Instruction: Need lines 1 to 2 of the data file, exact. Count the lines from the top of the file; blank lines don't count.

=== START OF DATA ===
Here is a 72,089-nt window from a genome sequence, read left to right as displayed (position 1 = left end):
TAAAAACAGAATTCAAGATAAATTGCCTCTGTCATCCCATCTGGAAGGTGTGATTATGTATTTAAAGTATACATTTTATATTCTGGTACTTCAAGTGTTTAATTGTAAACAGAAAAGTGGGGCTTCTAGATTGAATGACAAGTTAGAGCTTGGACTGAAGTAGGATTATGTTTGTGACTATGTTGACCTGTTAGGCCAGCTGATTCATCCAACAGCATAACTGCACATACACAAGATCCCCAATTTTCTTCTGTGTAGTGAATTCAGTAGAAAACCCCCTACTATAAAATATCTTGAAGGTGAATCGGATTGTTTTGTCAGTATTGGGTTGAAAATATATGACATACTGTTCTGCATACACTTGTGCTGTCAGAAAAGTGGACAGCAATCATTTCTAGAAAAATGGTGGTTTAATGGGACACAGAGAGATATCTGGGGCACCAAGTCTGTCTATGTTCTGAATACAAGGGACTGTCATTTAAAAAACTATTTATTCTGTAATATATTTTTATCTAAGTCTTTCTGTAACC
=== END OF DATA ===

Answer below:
Here is a 72,089-nt window from a genome sequence, read left to right as displayed (position 1 = left end):
TAAAAACAGAATTCAAGATAAATTGCCTCTGTCATCCCATCTGGAAGGTGTGATTATGTATTTAAAGTATACATTTTATATTCTGGTACTTCAAGTGTTTAATTGTAAACAGAAAAGTGGGGCTTCTAGATTGAATGACAAGTTAGAGCTTGGACTGAAGTAGGATTATGTTTGTGACTATGTTGACCTGTTAGGCCAGCTGATTCATCCAACAGCATAACTGCACATACACAAGATCCCCAATTTTCTTCTGTGTAGTGAATTCAGTAGAAAACCCCCTACTATAAAATATCTTGAAGGTGAATCGGATTGTTTTGTCAGTATTGGGTTGAAAATATATGACATACTGTTCTGCATACACTTGTGCTGTCAGAAAAGTGGACAGCAATCATTTCTAGAAAAATGGTGGTTTAATGGGACACAGAGAGATATCTGGGGCACCAAGTCTGTCTATGTTCTGAATACAAGGGACTGTCATTTAAAAAACTATTTATTCTGTAATATATTTTTATCTAAGTCTTTCTGTAACC